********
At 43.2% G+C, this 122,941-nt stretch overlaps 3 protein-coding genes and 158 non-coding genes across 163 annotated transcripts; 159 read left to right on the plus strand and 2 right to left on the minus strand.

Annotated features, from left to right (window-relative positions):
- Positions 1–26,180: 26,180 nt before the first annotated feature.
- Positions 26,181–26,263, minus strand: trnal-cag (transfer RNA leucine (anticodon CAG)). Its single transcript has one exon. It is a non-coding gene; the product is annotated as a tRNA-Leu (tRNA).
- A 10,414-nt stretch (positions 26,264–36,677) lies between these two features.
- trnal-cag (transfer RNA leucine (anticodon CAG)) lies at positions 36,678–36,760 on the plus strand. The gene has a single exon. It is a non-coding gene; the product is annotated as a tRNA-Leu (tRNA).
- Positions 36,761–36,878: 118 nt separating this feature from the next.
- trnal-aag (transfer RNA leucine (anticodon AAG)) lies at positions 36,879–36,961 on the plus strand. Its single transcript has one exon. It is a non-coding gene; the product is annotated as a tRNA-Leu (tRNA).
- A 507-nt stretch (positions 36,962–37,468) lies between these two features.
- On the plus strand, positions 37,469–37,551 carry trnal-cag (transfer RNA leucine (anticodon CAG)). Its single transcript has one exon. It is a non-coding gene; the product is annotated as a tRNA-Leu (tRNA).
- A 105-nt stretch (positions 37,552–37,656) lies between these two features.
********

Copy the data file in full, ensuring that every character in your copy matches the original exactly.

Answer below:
At 43.2% G+C, this 122,941-nt stretch overlaps 3 protein-coding genes and 158 non-coding genes across 163 annotated transcripts; 159 read left to right on the plus strand and 2 right to left on the minus strand.

Annotated features, from left to right (window-relative positions):
- Positions 1–26,180: 26,180 nt before the first annotated feature.
- Positions 26,181–26,263, minus strand: trnal-cag (transfer RNA leucine (anticodon CAG)). Its single transcript has one exon. It is a non-coding gene; the product is annotated as a tRNA-Leu (tRNA).
- A 10,414-nt stretch (positions 26,264–36,677) lies between these two features.
- trnal-cag (transfer RNA leucine (anticodon CAG)) lies at positions 36,678–36,760 on the plus strand. The gene has a single exon. It is a non-coding gene; the product is annotated as a tRNA-Leu (tRNA).
- Positions 36,761–36,878: 118 nt separating this feature from the next.
- trnal-aag (transfer RNA leucine (anticodon AAG)) lies at positions 36,879–36,961 on the plus strand. Its single transcript has one exon. It is a non-coding gene; the product is annotated as a tRNA-Leu (tRNA).
- A 507-nt stretch (positions 36,962–37,468) lies between these two features.
- On the plus strand, positions 37,469–37,551 carry trnal-cag (transfer RNA leucine (anticodon CAG)). Its single transcript has one exon. It is a non-coding gene; the product is annotated as a tRNA-Leu (tRNA).
- A 105-nt stretch (positions 37,552–37,656) lies between these two features.